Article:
–Does it have a way to comment or engage?
–How many users “convert” and follow through on a desired action?
Does it have a responsible steward?
|–Does it have an owner who is responsible for ensuring the content is accurate and up to date?
–What is their department, role, or name?
–Is the owner engaged? Do they have the time, training, and support to manage the content?
Is the content targeting the right audience?
|–Based on the topic, tone, and calls to action, who is the content targeting? Is that the right audience?
–Is the target audience consistent with the characteristics of your user personas?
Does the content portray the desired voice and tone?
|–Does it clearly embody the attributes of your defined voice?
–Is the tone appropriate to the context? (Learn more about determining the right tone for the context)
5. Audit the content.
On your spreadsheet, add a column for each criteria you chose. The cell values for each page can be a number rating (e.g. 1 to 5) or Yes, Somewhat, or No.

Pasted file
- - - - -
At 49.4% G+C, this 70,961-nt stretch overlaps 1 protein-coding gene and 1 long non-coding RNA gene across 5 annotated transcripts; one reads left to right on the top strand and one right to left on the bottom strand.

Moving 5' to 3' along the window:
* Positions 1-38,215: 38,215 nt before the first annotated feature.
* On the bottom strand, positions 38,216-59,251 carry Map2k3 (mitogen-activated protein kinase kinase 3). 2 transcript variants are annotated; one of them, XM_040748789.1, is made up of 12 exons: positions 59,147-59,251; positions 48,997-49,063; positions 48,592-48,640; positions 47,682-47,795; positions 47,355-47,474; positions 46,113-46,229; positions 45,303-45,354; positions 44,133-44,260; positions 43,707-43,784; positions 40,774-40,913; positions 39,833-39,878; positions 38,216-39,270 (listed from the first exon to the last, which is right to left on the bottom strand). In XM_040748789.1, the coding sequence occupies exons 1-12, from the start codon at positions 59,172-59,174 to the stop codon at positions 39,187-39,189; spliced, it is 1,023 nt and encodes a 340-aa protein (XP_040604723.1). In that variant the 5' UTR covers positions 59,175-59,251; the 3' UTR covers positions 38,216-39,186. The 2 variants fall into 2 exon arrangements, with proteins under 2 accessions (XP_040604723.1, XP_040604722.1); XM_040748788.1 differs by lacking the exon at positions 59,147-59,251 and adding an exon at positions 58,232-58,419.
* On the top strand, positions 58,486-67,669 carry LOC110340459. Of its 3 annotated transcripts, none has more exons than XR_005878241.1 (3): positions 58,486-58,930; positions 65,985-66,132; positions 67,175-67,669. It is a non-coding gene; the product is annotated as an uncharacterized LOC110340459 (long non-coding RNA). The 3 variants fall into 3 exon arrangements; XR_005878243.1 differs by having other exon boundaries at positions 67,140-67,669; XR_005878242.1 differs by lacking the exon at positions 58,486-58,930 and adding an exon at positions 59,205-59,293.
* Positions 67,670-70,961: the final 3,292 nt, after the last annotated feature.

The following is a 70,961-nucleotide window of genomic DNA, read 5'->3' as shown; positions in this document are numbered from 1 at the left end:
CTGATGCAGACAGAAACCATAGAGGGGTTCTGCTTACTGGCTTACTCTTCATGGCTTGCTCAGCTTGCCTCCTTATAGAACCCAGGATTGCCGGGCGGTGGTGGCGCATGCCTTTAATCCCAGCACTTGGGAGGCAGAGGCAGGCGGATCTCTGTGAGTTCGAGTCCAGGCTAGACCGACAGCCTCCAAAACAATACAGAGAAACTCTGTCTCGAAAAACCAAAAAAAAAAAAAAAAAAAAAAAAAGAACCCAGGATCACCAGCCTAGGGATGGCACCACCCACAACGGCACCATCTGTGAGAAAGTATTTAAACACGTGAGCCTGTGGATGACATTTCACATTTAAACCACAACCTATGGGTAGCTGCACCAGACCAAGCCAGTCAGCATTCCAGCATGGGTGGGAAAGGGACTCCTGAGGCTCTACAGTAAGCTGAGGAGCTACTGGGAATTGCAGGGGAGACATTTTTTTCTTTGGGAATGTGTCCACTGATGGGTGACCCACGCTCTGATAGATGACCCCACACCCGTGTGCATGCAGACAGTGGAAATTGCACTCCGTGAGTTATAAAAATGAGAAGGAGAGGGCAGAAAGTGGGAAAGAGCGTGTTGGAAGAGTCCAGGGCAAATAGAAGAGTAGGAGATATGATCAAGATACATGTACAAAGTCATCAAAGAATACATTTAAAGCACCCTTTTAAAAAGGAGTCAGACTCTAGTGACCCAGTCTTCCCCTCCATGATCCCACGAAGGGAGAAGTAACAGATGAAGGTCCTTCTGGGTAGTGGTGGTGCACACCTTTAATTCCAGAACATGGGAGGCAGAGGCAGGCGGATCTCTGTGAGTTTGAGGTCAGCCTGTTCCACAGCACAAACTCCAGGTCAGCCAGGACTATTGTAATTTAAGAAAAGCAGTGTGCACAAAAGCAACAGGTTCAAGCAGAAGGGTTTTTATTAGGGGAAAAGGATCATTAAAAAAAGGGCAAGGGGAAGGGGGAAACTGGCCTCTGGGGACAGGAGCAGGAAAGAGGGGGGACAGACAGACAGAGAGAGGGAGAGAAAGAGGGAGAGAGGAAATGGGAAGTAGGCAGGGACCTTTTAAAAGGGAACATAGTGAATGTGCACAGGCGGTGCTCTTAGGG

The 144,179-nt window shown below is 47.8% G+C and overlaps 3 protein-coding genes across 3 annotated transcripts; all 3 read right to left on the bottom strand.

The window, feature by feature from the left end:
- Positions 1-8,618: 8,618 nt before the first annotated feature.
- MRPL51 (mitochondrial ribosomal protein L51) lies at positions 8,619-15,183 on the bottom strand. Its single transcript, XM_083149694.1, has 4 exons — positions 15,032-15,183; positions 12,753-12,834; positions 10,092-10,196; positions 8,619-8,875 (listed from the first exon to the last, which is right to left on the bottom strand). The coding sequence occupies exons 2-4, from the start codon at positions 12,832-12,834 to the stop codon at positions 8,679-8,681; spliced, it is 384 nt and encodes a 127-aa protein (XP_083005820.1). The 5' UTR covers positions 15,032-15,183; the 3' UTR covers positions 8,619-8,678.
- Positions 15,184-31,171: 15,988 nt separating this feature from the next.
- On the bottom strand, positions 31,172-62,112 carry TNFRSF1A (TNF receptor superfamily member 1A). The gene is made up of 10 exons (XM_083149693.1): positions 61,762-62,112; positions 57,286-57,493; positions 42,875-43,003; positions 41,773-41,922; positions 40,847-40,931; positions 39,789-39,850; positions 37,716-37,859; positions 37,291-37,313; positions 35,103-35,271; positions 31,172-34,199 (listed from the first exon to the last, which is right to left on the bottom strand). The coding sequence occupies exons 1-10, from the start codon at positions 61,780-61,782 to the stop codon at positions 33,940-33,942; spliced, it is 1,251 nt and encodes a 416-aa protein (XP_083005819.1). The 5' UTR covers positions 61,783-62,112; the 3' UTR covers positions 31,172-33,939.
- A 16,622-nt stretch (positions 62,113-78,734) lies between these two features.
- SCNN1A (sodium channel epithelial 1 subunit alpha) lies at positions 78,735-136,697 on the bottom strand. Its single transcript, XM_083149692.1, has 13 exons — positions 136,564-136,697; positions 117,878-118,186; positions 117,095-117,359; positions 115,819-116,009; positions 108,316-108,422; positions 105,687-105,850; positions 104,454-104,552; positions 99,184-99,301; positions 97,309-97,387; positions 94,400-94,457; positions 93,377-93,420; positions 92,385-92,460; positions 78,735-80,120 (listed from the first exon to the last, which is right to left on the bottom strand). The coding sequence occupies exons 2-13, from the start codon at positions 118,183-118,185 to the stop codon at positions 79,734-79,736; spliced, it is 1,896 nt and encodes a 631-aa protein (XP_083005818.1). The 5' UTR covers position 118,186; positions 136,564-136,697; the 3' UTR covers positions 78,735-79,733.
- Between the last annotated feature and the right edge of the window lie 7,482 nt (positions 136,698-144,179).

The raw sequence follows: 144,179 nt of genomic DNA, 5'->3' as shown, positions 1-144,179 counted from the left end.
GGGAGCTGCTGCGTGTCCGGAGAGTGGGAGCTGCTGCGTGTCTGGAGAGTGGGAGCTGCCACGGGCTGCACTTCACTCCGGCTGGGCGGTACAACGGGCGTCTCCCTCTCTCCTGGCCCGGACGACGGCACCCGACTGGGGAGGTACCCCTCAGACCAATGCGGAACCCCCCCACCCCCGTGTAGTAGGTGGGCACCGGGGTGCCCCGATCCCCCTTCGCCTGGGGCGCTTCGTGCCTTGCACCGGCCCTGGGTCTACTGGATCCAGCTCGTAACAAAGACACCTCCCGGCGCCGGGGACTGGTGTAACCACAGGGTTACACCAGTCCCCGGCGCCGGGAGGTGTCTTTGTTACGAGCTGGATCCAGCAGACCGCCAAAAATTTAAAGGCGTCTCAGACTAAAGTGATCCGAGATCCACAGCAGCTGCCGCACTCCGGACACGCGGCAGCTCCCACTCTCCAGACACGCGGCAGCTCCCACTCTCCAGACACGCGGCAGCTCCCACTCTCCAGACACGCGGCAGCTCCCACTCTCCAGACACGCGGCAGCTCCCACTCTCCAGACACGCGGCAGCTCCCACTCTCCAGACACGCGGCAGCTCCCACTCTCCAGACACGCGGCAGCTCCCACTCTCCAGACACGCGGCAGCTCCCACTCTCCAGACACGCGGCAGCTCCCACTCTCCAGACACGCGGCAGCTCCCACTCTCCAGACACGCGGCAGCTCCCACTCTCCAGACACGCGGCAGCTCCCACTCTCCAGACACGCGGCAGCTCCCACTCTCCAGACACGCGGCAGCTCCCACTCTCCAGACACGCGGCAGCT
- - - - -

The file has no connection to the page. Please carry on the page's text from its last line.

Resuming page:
6. Determine your next steps.
Create a column for the recommended action for each page. Possible actions include:
- Keep as is
- Consolidate (with another page)
Create a column for notes to record specific improvements you’d like to make. For example, do you need to add a call to action? Add image alt text? Assign a clear content owner? Make a note of it here.
7. Make changes and enjoy your better-than-before website.
Once you’ve taken stock of what you have and assessed how well it’s working, you can fix the things that aren’t working. You may find quick fixes, or you may decide a site redesign is in order.
A word of encouragement: Content inventories and audits are not the most glamourous or exciting task, and it can be overwhelming to uncover lots of areas you need to improve. But you don’t need to make your site perfect overnight — the goal is to be thoughtful about what is on your site and why, and to continually improve. Soon enough, your website’s before-and-after photos will be just as impressive as any decluttering venture.